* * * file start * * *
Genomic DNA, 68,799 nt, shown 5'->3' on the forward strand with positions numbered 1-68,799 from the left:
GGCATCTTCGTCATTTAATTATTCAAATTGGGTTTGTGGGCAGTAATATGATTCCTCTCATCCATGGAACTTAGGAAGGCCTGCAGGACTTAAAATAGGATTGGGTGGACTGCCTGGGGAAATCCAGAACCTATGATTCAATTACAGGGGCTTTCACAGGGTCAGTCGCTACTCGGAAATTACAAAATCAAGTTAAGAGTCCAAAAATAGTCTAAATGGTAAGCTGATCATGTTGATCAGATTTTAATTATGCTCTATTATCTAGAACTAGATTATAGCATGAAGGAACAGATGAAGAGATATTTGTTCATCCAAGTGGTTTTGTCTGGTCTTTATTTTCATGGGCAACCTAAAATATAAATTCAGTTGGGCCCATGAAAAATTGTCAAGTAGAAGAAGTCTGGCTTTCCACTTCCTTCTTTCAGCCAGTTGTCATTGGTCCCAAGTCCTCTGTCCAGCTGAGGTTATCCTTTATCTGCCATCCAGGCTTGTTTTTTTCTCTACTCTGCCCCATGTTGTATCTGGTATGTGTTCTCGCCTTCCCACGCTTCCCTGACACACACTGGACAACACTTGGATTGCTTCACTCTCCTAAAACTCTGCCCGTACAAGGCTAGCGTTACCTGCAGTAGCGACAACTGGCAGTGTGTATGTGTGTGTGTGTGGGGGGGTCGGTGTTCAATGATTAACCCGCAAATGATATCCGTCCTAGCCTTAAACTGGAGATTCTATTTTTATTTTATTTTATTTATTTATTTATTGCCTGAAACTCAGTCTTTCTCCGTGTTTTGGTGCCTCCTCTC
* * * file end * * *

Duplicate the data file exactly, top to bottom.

Genomic DNA, 68,799 nt, shown 5'->3' on the forward strand with positions numbered 1-68,799 from the left:
GGCATCTTCGTCATTTAATTATTCAAATTGGGTTTGTGGGCAGTAATATGATTCCTCTCATCCATGGAACTTAGGAAGGCCTGCAGGACTTAAAATAGGATTGGGTGGACTGCCTGGGGAAATCCAGAACCTATGATTCAATTACAGGGGCTTTCACAGGGTCAGTCGCTACTCGGAAATTACAAAATCAAGTTAAGAGTCCAAAAATAGTCTAAATGGTAAGCTGATCATGTTGATCAGATTTTAATTATGCTCTATTATCTAGAACTAGATTATAGCATGAAGGAACAGATGAAGAGATATTTGTTCATCCAAGTGGTTTTGTCTGGTCTTTATTTTCATGGGCAACCTAAAATATAAATTCAGTTGGGCCCATGAAAAATTGTCAAGTAGAAGAAGTCTGGCTTTCCACTTCCTTCTTTCAGCCAGTTGTCATTGGTCCCAAGTCCTCTGTCCAGCTGAGGTTATCCTTTATCTGCCATCCAGGCTTGTTTTTTTCTCTACTCTGCCCCATGTTGTATCTGGTATGTGTTCTCGCCTTCCCACGCTTCCCTGACACACACTGGACAACACTTGGATTGCTTCACTCTCCTAAAACTCTGCCCGTACAAGGCTAGCGTTACCTGCAGTAGCGACAACTGGCAGTGTGTATGTGTGTGTGTGTGGGGGGGTCGGTGTTCAATGATTAACCCGCAAATGATATCCGTCCTAGCCTTAAACTGGAGATTCTATTTTTATTTTATTTTATTTATTTATTTATTGCCTGAAACTCAGTCTTTCTCCGTGTTTTGGTGCCTCCTCTC